Readers of those early fiction magazines seem to have hung on the next installment of the novels serialized in them, often lining up to get copies. The top writers of the day—Thackeray, Wilkie Collins, Dickens—all filled editorial positions with the publications for which they wrote, and were well aware of what their readership wanted. When you read a Dickens novel you can see the mark magazine publication left on the work in the way so many of the chapters begin by reminding the reader of where the characters were last seen.
So, long-continuing story lines, stretched out in publication over time—the serialization of whole novels, for instance—can work. But it’s also true that some of those early magazines that were so successful in serializing novels eventually shifted over to the emerging short story form. Ladies’ Companion, which published Poe’s short story “The Mystery of Marie Roget” (albeit in three installments), and Graham’s Magazine, with which Poe was even more closely associated, are examples of publications that serialized novels but also relied increasingly on the work of short-story writers.
I think the short story works a lot better in magazine format than the novel, and I suspect that most current editors would agree with me—since most contemporary fiction magazines rely almost exclusively on short stories rather than long fiction. The short story seems to me the ideal sort of reading for a publication that can be slipped into a pocket or handbag. Portability and the short story go together. It’s no accident that magazines such as the original Strand, which published so many of the first great short stories in our genre in the 1890s, flourished along with the newly booming commuter traffic by railroad.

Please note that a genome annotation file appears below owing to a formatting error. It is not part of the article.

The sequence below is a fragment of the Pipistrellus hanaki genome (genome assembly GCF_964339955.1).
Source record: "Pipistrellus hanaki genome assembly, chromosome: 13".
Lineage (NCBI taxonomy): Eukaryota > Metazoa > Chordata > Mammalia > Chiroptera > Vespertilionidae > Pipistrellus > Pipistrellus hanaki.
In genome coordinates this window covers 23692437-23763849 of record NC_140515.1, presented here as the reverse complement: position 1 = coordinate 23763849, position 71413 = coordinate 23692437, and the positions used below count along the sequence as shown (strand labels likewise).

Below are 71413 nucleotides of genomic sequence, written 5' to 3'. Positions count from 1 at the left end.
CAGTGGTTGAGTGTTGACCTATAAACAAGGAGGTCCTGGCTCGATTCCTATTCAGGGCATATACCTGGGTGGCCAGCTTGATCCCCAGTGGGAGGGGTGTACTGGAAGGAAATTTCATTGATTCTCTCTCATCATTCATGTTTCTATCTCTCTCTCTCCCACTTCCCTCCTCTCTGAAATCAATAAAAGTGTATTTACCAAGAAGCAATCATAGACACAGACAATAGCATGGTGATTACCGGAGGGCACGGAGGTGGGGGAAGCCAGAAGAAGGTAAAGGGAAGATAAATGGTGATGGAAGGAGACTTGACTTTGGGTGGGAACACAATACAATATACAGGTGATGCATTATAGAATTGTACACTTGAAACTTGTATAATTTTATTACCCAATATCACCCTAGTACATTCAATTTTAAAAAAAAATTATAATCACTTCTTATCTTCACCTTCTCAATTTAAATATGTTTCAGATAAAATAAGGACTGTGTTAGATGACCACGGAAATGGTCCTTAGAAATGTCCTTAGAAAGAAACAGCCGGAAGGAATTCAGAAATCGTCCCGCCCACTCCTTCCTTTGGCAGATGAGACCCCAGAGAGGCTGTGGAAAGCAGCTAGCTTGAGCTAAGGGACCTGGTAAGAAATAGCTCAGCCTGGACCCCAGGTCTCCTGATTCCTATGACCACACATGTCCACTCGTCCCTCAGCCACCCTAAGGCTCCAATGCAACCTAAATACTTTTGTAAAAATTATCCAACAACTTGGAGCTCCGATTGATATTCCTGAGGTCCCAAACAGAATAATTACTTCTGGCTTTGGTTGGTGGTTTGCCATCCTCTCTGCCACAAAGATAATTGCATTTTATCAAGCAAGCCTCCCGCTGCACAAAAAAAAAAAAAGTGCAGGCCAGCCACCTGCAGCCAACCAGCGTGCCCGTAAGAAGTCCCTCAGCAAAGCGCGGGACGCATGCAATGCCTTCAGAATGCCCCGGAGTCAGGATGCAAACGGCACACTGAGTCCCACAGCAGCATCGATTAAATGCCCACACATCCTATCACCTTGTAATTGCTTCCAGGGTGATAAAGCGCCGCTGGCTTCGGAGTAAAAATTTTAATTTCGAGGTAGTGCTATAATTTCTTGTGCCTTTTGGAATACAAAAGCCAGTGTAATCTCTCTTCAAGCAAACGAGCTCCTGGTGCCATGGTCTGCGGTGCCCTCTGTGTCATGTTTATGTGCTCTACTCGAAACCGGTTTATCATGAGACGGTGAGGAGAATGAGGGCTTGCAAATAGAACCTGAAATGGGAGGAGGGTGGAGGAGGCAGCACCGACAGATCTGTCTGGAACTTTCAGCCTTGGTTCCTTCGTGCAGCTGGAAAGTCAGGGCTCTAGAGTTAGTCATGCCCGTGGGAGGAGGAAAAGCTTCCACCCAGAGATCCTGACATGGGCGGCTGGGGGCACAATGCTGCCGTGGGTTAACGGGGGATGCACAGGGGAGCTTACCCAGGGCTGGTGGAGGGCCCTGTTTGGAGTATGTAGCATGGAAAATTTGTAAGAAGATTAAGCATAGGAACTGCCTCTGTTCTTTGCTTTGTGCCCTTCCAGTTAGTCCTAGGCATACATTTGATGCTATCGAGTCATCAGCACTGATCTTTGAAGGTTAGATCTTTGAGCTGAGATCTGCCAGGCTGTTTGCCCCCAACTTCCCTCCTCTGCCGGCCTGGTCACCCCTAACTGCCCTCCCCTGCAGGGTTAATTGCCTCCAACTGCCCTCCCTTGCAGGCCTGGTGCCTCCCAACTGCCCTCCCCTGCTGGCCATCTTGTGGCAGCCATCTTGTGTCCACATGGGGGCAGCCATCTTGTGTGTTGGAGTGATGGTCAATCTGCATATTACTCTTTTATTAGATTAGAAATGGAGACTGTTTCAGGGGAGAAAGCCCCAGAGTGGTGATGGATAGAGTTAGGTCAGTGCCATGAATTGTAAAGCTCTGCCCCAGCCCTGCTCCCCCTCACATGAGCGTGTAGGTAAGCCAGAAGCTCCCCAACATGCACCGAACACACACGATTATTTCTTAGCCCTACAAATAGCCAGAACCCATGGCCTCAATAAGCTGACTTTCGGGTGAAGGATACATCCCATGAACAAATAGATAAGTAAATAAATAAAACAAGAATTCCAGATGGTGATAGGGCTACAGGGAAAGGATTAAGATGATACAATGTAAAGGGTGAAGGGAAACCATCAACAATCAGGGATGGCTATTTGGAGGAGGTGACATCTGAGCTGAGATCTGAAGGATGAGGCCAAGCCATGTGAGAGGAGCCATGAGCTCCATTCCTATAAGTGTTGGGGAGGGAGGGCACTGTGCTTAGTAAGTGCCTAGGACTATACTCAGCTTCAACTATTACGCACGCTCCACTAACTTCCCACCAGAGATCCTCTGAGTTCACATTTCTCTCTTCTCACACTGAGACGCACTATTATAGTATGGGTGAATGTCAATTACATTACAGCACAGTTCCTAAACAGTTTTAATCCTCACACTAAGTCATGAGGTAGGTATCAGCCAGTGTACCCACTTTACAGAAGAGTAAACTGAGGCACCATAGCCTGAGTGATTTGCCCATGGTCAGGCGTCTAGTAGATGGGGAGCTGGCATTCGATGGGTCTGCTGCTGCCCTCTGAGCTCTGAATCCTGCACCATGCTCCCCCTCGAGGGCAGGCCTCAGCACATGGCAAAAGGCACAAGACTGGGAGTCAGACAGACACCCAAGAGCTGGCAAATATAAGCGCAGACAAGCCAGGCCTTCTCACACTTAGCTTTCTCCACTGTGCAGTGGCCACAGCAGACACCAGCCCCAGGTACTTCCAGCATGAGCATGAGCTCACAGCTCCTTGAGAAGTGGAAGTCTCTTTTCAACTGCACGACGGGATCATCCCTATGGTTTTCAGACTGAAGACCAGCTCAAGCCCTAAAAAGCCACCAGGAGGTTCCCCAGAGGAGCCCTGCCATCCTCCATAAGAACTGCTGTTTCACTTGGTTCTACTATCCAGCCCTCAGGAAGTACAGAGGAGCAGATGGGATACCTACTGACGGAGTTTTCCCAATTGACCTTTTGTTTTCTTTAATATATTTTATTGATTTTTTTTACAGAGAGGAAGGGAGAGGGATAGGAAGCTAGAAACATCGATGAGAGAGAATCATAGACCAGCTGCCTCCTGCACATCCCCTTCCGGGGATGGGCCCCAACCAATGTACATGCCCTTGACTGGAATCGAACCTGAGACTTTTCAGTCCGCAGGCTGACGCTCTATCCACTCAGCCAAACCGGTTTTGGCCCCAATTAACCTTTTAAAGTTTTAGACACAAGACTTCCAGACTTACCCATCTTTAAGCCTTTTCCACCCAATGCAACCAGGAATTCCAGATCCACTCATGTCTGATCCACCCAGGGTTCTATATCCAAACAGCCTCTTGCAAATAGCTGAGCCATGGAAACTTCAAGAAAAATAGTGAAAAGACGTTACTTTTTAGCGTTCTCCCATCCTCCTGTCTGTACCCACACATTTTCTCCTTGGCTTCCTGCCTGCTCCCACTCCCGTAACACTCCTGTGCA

But of course, the extraordinary revolution in publishing over the past couple of decades is changing the landscape yet again. Electronic reading devices have already somewhat softened my resistance to serialization in a monthly magazine such as ours, because now that readers have the ability to archive lots of back issues of a magazine on a tiny device, they can easily refer back to previous installments.
I have a final objection to serialization that can’t be eliminated so easily, however, and that is that there are few enough places for the short story to find a home as it is, without precious magazine space being given over to the novel—which already dominates the literary scene. I also believe that our readers come to us precisely because they love the short story, and the unique experience of reading something that can be comprehended in a single sitting. Poe thought one of the most important characteristics of a short story was the singular impression it can make on the mind—and that its ability to do so was tied to its being read without a break.
What do you think—as readers, writers, or editors—of novel serialization in magazines?—Janet Hutchings